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U.S., China discuss safety
Question of the Day
BEIJING (AP) — Beijing and Washington have wrapped up their first meeting aimed at resolving safety problems with Chinese products, a step one specialist said yesterday was crucial if China wanted to protect its image abroad and preserve stability at home.
The two governments said late Thursday that they have pledged to cooperate more closely on product and food safety after a visit by U.S. health officials this week that coincided with the recall of nearly 1 million Chinese-produced toys tainted with lead paint.
"Our vision ... aims to increase cooperation and information-sharing between the U.S. and Chinese governments on these safety issues," Michael O. Leavitt, the U.S. secretary of Health and Human Services, said in a statement. Officials will meet again this month in Beijing.
A spokesman for the department, Bill Hall, said the U.S. hoped to complete draft cooperation agreements by December but declined to provide additional details of the talks, which centered on safety of food, animal feed, drugs and medical devices.
Shen Dingli, a specialist on U.S. affairs at Shanghai's Fudan University, said the meetings were the first step in a process that could take as long as two years to significantly minimize China's current product-safety woes.
China initially bristled at what it perceived as attempts to slander its reputation as an exporter, but the government has become much more proactive in recent weeks, prominently announcing crackdowns on unscrupulous producers, new laws and the country's first-ever recall system.
"China has the biggest stake here ... because exports have a lot to do with Chinese stability, for prosperity, for employment, for the Chinese government to exert control over the country," Mr. Shen said in a telephone interview. "So the Chinese government has no reason to (just do) window dressing."
Fears were triggered earlier this year after a Chinese-made pet food ingredient was linked to the deaths of cat and dogs in North America. Since then, Chinese goods ranging from toothpaste to tires have been banned or recalled in numerous countries.
On Wednesday, U.S. toy manufacturer Fisher-Price Inc. recalled 83 types of toys made with lead paint. They included the popular Big Bird, Elmo, Dora and Diego characters.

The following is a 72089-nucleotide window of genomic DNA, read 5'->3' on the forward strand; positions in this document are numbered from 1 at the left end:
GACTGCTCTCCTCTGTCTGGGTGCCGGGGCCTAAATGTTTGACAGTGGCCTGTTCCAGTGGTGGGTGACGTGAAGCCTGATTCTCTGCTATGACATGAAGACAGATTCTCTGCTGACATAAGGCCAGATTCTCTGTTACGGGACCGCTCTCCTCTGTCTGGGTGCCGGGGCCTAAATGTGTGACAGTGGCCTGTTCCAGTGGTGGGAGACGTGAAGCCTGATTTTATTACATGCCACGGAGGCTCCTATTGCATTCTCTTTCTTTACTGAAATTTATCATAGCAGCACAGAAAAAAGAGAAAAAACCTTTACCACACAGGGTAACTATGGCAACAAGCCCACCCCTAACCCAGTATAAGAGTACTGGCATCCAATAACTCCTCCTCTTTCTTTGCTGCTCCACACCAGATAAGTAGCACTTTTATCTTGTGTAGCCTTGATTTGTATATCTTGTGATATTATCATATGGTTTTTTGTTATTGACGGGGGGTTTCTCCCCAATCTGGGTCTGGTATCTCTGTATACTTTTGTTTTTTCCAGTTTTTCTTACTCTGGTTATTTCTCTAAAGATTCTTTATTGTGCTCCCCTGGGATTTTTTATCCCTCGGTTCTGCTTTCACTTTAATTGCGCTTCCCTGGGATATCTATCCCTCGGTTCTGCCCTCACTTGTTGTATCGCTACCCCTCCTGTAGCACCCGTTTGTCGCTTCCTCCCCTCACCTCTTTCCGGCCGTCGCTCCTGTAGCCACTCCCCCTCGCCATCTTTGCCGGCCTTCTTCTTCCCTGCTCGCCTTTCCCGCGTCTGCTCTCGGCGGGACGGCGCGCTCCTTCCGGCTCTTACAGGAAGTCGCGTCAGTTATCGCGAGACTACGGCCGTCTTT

The U.S. has also blocked imports of five types of farmed seafood from China that were found to contain unapproved drugs.
The Health and Human Services delegation offered "technical assistance" to China's quality watchdog "to address systemic problems related to safety of these products," Mr. Leavitt's statement said, without giving details.
U.S. officials also offered to provide information on how Chinese exporters can show they are obeying safety requirements.
China's General Administration for Quality Supervision, Inspection and Quarantine — a quality watchdog — said on its Web site that the talks were "friendly" and touched on the U.S. seafood ban.
China has acknowledged safety problems, but says other countries face similar challenges and insists its products should not be unfairly singled out. Commerce Minister Bo Xilai said 99 percent of China's exports are safe.
Yet nearly every new day brings another announcement of unsafe products.
Yesterday, the official Xinhua news agency said health authorities suspended the production and sale of four domestic brands of milk beverages after they were found to contain insufficient protein and excessive sweeteners.
State press reported that 17 more members of a gang accused of making fake rabies vaccine out of starch and water have been detained in China's northeast. A total of 227 persons received the fake vaccine, the China Daily newspaper said.
By Mark Davis
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